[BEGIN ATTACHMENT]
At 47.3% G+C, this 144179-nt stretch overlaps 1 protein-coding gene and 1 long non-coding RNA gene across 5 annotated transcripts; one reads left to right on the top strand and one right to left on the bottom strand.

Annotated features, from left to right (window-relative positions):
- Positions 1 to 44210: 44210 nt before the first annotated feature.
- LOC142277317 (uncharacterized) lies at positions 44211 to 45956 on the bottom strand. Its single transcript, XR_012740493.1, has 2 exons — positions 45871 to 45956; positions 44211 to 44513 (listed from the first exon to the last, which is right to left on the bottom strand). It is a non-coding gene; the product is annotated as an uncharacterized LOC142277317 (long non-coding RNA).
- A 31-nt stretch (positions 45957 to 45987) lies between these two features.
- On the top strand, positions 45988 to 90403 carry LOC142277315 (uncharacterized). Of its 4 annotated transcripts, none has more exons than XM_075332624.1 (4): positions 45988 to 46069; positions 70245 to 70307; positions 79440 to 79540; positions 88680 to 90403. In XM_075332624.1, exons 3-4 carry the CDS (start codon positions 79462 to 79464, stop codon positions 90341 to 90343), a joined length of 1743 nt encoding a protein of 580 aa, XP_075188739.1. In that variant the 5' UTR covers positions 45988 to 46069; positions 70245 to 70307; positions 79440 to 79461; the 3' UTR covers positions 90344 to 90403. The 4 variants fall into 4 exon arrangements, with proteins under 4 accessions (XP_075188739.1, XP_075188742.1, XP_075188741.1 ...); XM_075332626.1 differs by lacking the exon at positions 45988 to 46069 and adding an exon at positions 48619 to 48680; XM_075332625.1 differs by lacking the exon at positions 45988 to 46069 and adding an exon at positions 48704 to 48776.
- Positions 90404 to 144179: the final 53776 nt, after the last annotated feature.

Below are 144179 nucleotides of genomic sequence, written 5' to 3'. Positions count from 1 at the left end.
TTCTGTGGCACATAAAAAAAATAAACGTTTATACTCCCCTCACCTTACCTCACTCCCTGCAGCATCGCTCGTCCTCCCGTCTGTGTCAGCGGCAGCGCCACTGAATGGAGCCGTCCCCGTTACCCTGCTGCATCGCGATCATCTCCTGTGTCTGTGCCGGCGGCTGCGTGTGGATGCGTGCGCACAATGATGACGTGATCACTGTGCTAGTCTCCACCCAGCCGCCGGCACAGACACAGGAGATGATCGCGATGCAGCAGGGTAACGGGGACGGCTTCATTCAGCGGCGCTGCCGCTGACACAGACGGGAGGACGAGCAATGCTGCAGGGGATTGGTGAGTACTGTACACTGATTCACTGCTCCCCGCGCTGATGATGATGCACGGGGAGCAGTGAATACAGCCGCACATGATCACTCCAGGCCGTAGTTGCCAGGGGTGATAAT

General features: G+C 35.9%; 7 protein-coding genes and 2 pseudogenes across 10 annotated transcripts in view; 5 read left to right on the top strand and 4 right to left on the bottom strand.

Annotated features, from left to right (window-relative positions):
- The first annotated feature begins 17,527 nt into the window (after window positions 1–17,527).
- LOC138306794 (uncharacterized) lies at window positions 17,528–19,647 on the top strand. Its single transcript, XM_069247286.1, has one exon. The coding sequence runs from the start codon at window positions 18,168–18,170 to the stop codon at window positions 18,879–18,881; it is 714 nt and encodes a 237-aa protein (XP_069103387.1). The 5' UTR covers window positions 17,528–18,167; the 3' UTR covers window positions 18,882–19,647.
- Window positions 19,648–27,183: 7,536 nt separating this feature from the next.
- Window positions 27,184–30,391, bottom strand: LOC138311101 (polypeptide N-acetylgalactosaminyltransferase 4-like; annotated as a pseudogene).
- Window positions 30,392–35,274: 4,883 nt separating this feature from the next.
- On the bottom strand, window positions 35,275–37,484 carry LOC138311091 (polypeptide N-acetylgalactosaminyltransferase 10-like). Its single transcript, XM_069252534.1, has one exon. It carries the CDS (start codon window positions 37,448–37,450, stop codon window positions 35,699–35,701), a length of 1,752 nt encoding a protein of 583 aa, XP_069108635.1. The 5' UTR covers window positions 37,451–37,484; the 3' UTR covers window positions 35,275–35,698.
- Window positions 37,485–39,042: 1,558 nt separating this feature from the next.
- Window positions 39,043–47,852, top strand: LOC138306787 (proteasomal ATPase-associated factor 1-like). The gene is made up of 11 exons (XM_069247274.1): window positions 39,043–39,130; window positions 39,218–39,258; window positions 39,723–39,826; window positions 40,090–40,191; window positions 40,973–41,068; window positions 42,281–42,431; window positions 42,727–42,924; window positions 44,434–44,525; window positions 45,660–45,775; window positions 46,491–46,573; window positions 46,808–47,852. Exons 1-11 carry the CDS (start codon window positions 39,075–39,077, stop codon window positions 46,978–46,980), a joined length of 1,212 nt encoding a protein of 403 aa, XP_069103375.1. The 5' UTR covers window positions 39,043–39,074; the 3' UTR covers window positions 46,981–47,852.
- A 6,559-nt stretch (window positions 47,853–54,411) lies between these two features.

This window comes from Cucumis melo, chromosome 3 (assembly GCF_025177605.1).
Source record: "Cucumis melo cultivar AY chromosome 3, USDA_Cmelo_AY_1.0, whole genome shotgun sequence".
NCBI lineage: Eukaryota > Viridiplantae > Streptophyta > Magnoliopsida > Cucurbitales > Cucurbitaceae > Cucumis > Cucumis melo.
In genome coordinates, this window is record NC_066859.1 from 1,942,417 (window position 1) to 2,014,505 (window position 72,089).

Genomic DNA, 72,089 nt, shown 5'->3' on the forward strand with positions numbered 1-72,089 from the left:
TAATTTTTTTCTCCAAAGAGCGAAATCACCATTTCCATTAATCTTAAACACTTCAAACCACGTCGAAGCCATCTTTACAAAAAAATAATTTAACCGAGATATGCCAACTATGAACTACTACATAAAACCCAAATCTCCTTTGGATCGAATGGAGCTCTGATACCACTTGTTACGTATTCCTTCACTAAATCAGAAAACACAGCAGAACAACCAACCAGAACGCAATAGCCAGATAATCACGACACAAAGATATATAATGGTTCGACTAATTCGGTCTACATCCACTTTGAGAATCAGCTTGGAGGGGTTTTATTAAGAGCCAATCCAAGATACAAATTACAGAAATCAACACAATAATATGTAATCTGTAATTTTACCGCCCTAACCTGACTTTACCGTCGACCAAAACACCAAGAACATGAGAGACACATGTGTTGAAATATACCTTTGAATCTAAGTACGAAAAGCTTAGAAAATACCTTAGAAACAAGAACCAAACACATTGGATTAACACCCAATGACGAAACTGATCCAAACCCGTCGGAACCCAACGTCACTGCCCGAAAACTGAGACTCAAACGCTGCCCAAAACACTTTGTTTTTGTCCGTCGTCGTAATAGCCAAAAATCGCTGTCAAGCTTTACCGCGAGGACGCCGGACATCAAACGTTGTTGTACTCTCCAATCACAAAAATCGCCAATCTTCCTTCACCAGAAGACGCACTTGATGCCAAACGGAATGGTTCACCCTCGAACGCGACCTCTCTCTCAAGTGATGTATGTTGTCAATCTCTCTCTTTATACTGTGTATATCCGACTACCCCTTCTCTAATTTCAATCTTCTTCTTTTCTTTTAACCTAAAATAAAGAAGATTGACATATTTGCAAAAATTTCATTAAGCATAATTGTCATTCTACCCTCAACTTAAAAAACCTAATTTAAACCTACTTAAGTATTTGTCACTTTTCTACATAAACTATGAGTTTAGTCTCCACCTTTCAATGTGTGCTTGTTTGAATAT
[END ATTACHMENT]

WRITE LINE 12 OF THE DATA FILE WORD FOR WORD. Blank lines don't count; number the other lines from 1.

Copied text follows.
- The first annotated feature begins 17,527 nt into the window (after window positions 1–17,527).